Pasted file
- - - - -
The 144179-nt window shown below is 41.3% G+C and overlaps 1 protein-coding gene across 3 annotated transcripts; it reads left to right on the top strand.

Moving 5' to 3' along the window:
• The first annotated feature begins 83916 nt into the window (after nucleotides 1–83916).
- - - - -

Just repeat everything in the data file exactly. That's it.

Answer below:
The 144179-nt window shown below is 41.3% G+C and overlaps 1 protein-coding gene across 3 annotated transcripts; it reads left to right on the top strand.

Moving 5' to 3' along the window:
• The first annotated feature begins 83916 nt into the window (after nucleotides 1–83916).